Kronos, the banking trojan that led to the indictment of popular malware researcher Marcus Hutchins in the U.S., was actively used by cyber criminals between July 2014 and July 2015.
Kronos disguised itself as a legitimate software to infiltrate web browsers and steal banking passwords and other financial information.
On Thursday afternoon, British malware researcher Marcus Hutchins was picked up by the FBI at Las Vegas airport while on his way back to London after attending a couple of cyber security conferences in the city.
Hutchins, along with a suspected accomplice, was indicted for his role in creating and selling Kronos, a banking trojan that was used by criminals to steal banking passwords and other financial information.
The FBI believes that Kronos was actively traded for $7,000 per sample in Dark Net marketplaces like AlphaBay and Hansa darkweb as well as in Russian underground forums which were frequented by criminals looking for viruses, trojans, and malware.
Kronos was also offered in Dark Net marketplaces on $1,000 one week trials and came with free upgrades and bug fixes that ensured its longevity and effectiveness. It is believed that it was developed and maintained by a powerful hacker group who possessed the latest exploits that could bypass malware detection settings in popular browsers like Google Chrome, Firefox and Internet Explorer.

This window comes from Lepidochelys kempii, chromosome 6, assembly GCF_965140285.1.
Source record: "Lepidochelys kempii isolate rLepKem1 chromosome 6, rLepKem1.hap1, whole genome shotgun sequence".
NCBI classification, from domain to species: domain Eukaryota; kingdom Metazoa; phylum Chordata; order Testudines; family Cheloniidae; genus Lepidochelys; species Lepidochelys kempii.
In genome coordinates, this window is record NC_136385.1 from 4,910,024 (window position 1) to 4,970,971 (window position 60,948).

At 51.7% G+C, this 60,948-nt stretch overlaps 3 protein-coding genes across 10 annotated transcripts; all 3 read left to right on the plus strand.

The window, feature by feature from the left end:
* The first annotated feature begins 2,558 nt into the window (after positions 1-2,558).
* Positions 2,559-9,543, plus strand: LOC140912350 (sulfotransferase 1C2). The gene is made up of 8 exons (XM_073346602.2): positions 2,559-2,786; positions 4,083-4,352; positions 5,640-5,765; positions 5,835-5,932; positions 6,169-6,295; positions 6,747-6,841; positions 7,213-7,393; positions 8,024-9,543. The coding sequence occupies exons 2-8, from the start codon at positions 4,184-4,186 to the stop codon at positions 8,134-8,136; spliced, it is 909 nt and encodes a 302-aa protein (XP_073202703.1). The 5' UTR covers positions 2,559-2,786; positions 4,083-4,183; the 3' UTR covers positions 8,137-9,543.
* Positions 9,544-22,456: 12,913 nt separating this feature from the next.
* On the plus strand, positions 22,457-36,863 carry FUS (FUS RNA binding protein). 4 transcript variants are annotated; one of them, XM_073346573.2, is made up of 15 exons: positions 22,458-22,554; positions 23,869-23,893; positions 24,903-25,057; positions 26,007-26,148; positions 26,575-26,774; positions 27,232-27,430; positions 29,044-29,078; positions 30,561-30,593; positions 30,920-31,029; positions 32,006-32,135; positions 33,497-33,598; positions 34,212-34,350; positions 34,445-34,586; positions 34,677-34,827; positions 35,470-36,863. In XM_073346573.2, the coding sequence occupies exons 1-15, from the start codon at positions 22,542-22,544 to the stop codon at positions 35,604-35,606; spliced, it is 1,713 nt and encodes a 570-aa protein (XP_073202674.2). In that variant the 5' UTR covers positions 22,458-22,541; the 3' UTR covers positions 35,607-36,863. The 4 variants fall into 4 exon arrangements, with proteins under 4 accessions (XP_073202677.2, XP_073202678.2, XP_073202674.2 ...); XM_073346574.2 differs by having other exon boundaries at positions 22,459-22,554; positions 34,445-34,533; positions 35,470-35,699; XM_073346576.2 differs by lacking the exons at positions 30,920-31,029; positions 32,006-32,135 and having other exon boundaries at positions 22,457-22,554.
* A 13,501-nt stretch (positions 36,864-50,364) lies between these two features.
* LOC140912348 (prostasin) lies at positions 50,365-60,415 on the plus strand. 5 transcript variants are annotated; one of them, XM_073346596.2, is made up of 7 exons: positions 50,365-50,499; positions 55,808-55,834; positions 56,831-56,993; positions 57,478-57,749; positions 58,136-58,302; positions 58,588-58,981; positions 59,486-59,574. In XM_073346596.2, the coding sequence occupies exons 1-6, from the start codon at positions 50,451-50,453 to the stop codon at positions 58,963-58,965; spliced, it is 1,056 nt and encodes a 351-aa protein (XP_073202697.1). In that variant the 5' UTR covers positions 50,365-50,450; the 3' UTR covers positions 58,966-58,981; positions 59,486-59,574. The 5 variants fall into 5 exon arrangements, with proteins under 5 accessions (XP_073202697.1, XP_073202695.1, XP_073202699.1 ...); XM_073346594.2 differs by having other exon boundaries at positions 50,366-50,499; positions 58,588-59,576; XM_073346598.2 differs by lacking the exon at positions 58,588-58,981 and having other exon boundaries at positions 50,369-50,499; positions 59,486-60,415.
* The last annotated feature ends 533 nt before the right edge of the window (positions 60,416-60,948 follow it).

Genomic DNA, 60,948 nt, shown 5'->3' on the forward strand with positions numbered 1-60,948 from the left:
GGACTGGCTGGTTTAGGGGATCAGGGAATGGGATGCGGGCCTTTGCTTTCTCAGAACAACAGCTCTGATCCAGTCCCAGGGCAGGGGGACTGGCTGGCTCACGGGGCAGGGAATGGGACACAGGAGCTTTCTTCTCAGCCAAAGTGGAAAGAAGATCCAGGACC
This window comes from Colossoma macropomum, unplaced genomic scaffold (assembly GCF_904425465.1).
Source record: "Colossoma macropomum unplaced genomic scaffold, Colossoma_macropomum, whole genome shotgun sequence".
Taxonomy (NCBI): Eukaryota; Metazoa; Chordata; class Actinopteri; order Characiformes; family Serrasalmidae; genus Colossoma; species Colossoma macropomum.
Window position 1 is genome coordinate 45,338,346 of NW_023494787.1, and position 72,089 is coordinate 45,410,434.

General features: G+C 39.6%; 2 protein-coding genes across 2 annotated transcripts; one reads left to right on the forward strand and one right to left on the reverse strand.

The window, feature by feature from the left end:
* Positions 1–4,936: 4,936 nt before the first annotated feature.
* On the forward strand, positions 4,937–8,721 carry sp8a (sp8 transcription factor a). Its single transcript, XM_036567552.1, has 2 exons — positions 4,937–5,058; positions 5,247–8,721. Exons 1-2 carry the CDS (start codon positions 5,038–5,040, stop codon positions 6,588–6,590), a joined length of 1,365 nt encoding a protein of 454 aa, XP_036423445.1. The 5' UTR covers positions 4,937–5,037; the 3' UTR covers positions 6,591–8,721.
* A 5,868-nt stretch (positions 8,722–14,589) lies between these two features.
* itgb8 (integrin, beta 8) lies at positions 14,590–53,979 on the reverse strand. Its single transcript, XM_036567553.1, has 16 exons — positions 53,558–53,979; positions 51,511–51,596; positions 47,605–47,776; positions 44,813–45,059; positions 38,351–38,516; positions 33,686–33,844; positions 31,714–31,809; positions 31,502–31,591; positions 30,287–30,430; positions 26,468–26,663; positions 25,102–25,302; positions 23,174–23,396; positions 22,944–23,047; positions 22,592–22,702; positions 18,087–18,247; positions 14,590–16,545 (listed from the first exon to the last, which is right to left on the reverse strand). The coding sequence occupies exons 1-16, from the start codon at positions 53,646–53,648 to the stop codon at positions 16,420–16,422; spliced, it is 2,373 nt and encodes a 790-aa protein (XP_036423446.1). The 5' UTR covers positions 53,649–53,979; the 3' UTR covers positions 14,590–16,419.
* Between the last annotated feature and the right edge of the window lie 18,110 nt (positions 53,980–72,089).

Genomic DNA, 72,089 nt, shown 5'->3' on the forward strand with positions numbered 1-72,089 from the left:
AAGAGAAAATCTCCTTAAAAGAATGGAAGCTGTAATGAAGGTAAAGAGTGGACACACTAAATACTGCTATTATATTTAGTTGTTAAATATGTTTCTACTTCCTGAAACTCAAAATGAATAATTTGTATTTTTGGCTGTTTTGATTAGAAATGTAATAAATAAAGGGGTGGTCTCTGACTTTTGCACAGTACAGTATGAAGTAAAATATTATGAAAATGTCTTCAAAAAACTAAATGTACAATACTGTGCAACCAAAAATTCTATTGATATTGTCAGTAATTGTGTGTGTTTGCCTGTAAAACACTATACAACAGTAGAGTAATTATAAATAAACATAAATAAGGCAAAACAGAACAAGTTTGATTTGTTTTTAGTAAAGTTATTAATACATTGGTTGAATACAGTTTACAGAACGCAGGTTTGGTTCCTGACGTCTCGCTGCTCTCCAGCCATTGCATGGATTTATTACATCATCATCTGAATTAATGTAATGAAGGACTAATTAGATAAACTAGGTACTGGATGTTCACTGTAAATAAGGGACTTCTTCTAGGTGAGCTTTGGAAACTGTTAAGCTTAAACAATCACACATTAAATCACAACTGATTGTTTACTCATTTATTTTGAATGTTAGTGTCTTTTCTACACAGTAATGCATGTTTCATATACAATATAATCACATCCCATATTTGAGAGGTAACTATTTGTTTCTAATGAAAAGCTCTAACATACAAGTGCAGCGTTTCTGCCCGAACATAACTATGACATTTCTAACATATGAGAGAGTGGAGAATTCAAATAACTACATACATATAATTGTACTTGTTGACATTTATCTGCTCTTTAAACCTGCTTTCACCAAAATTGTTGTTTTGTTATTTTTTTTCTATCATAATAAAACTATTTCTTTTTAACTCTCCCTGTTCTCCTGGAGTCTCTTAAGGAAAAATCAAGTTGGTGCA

In Dark Net marketplaces, Kronos was among the most popular malware on sale that included CryptoLocker ransomware that helped hackers earn $27 million in December of 2013 alone, Philadelphia Ransomware, CTBlocker, Stampado and Blackmail Bitcoin Ransomware.
In July, the the United States' FBI and the Drug Enforcement Agency announced that following a months-long operation, they had succeeded in taking down AlphaBay and Hansa darkweb and had arrested a number of cyber criminals who used to run Dark Net marketplace servers.
Even though it was very popular among criminals between July 2014 and July 2015, Kronos continued to remain in use until late last year. Aside from stealing banking information, it was also used to infect retailers, steal credit card details and infect point-of-sale systems.
According to security firm Proofpoint, Kronos was also used by criminals in phishing emails sent to educational, healthcare and hospitality institutions.
'We observed several relatively large email campaigns distributing the Kronos banking Trojan. In these campaigns, though, Kronos acted as a loader with a new Point-of-Sale (POS) malware dubbed ScanPOS as the secondary payload,' the firm said in a blog post.
'The campaigns distributing ScanPOS are heavily targeted at the hospitality vertical in North America and the UK, among other countries that observe the Christmas and/or Thanksgiving holidays,' it added.
Aside from disguising itself as a legitimate software to evade malware detection mechanisms in web browsers, Kronos also contained a “user-mode rootkit” which was compatible with 32-bit and 64-bit Windows-based computers and allowed hackers to evade antivirus software.